1

That seems like a really arbitrary number of milliseconds to use as a maximum. What can I do if I want to log even longer-running queries on a data warehouse?

C.f. https://collabshot.com/show/83dd1e

4

This is not specific to AWS RDS (well part of it specific to that), it is in the upstream code.

The setting is restricted to INT_MAX / 1000. But I can't figure out why, as that setting is never multiplied by anything, much less 1000. This seems like a bug to me. You might want to report it to the PostgreSQL bugs mailing list.

In the meantime, I guess your option would be to set it to the max and then filter your log files. It seems unlikely to have millions of queries each taking 40 minutes, so filtering it shouldn't be too onerous.

update

And soon after your report, it has been fixed in PostgreSQL for all supported versions. It will be included in the next bugfix release, which is due out soon. I don't know when Amazon is likely to both roll out the next bugfix release to RDS, and fix their own independent bug on the same subject matter.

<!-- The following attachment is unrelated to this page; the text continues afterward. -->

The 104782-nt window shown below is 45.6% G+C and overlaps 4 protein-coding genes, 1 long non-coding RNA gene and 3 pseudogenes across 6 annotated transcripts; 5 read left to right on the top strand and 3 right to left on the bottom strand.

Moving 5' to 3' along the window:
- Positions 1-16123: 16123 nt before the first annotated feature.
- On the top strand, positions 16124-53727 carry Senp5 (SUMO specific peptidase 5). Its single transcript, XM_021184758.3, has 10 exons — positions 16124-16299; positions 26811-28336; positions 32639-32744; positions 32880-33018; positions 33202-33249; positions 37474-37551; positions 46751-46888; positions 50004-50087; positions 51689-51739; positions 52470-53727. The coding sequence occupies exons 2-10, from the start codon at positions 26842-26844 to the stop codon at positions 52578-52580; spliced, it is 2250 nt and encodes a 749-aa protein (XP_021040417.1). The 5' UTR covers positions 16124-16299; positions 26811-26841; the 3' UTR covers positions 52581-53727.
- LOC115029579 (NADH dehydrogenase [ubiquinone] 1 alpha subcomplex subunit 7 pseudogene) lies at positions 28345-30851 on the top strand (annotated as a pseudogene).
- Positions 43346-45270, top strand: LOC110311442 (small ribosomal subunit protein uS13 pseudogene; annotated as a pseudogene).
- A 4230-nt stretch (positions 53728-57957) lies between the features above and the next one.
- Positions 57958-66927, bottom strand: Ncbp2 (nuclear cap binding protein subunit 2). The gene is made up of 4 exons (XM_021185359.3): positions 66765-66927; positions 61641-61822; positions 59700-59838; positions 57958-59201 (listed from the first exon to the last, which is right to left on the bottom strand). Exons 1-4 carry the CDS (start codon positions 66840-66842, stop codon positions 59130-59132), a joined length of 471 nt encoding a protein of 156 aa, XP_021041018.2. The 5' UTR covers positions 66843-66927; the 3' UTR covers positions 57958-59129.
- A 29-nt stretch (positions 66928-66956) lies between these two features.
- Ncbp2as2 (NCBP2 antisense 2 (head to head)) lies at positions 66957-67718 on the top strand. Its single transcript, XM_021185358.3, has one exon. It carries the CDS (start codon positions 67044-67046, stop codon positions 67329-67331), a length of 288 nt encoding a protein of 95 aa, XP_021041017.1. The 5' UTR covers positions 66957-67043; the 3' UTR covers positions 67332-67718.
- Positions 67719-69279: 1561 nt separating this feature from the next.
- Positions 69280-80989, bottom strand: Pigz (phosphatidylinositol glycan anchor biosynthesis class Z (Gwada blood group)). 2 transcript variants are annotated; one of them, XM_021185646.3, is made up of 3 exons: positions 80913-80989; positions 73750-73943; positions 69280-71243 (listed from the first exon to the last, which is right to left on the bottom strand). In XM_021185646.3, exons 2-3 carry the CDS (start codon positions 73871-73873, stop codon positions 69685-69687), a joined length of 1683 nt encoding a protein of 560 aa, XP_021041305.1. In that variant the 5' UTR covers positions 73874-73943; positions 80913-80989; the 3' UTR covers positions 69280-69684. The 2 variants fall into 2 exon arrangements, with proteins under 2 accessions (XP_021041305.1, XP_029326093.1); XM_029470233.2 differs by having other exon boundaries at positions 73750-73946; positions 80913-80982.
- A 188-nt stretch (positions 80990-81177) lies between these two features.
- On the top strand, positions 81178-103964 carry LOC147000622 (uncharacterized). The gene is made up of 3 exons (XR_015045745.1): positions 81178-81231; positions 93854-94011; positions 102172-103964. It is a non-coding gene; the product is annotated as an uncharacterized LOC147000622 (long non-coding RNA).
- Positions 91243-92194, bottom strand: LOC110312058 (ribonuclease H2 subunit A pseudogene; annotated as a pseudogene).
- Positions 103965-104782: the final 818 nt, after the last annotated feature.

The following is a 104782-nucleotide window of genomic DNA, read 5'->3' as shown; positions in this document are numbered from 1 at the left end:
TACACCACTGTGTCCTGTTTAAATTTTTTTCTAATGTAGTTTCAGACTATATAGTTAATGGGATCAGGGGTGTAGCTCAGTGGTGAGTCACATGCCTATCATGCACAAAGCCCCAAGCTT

• Thanks for your answer. Actually, I'm not the one missing the digit--see the screenshot, it's like that in the range that AWS reports (and coming from PostgreSQL directly, it sounds like). Thanks again, I'll follow up with them. – Kev Feb 21 '18 at 18:18
  • Actually, it sounds like PostgreSQL may have a bug, but AWS also has one (typo, perhaps? The digit it's missing is 3rd from the right-hand side...) E.g. if I try to set it to 2000000, which is below the number you specified, I get Error saving: Value: 2000000 is outside of range: -1-214783 for parameter: auto_explain.log_min_duration (Service: AmazonRDS; Status Code: 400; Error Code: InvalidParameterValue; Request ID: ...) – Kev Feb 21 '18 at 18:55
  • Just a follow-up, the answer from pg-bugs was that some unknown time buffer is needed. – Kev Feb 23 '18 at 19:08
  • AWS staff also responded and said they would be fixing it, but without a timeline. – Kev Feb 27 '18 at 18:06

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